Nowadays, primary hyperparathyroidism (PHPT) is mostly a mild disease. Overt skeletal manifestations are rare but decreased bone mineral density (BMD) can still be demonstrated. Even in mild cases, excess parathyroid hormone (PTH) increases bone turnover leading to bone loss particularly at cortical sites. Conversely, a relative preservation of cancellous bone has been shown by histomorphometric analyses and advanced imaging techniques. An increased fracture rate has been demonstrated in untreated patients with PHPT at peripheral sites and in the spine. Parathyroidectomy (PTx) is the definitive cure for PHPT. With the restoration of normal PTH, bone resorption is quickly tapered down, while bone formation proceeds at the level of bone multicellular units, which were activated prior to PTx. The rapid refilling of the enlarged remodeling space and the subsequent matrix mineralization will result in an increase in BMD at sites rich in trabecular bone, such as lumbar spine and hip, which mainly occurs during the first 6-12 months after PTx. Cortical bone is less responsive to PTX because of the low rate of bone turnover, but sensible increases in BMD at the distal third of the radius can be observed in the long term. PTx seems to decrease the risk of fractures but more data are needed before a definitive conclusion on this important matter can be reached. Treatment with bisphosphonates can be considered for patients with low BMD who do not undergo PTx. Two-year treatment with alendronate has been shown to decrease bone turnover markers and increase BMD at the lumbar spine and hip, but not at the distal radius. Cinacalcet stably decreased serum calcium levels across a broad range of PHPT severity, but no change in BMD occurred in patients treated for up to 5.5 years.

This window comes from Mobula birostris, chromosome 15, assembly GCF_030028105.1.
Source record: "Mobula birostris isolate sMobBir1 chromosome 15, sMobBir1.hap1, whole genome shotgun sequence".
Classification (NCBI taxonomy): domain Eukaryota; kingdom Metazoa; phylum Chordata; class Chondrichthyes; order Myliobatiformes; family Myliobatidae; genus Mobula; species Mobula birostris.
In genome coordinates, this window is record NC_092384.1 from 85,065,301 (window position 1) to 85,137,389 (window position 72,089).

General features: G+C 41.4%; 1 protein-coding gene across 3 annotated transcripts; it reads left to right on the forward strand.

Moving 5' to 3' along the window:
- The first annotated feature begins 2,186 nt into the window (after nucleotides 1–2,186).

Keywords: bisphosphonates; bone markers; bone mineral density; calcimimetics; histomorphometry; osteitis fibrosa cystica; parathyroid hormone; parathyroidectomy.